The core of this story focuses not upon the Mane Six or even the princesses, but rather on Sombra’s choice between Radiant Hope’s encouragement and the Crystal Heart's prophecy. Is he the monster everyone thought or can he choose his own destiny?

    Radiant Hope acts as Sombra's conscience, na├»ve but loving. She above all characters determines the reader’s reactions to this story. Despite her attempts to guide Sombra, her own actions are, at best, morally questionable. She maintains that the imprisoned Umbrum are victims of the Crystal Ponies' prejudice. This would be an interesting conflict if not for the My Little Pony title. We know how this world works. Though the ponies err, they would never imprison an entire populace unless they were pure evil. This is a more cut-and-dry, right-and-wrong world. I would have found such a concept fascinating. It’s part of why I am a Radiant Hope fan, though I understand why she's drawn much scorn. Even the comic's villains taunt her intelligence.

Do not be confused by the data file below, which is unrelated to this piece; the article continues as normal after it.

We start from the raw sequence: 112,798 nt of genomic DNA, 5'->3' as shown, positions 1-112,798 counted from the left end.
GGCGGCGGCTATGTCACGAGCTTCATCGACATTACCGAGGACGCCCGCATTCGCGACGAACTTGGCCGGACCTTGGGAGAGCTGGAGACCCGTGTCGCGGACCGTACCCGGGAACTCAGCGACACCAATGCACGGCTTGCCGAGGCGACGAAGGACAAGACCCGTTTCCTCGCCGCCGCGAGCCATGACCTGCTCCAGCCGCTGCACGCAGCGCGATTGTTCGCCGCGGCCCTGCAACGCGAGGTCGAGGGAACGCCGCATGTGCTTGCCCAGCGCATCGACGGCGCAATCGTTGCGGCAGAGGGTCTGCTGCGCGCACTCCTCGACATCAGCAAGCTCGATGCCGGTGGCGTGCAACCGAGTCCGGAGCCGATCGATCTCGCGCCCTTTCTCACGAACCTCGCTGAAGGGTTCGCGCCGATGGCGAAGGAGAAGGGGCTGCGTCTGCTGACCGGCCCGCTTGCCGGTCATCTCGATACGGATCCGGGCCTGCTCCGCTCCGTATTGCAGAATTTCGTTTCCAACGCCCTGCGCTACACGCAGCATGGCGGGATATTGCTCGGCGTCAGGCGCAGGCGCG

The conflict is beautifully illustrated by Andy Price. Special props to any scenes involving Sombra’s shadow form or the Umbrum’s nightmare appearances. Characters remain expressive and dynamic. Just study a panel where Cadance realizes she may have rage in her heart. Her stare speaks volumes.

    Yet if there’s one thing IDW’s 4-part arcs consistently try, it’s putting too many players in too small a space. We have at least seventeen named characters featured, with two armies of supporting cast near the end. Reading through it all, I wonder if the story would have been strengthened by reducing the roster.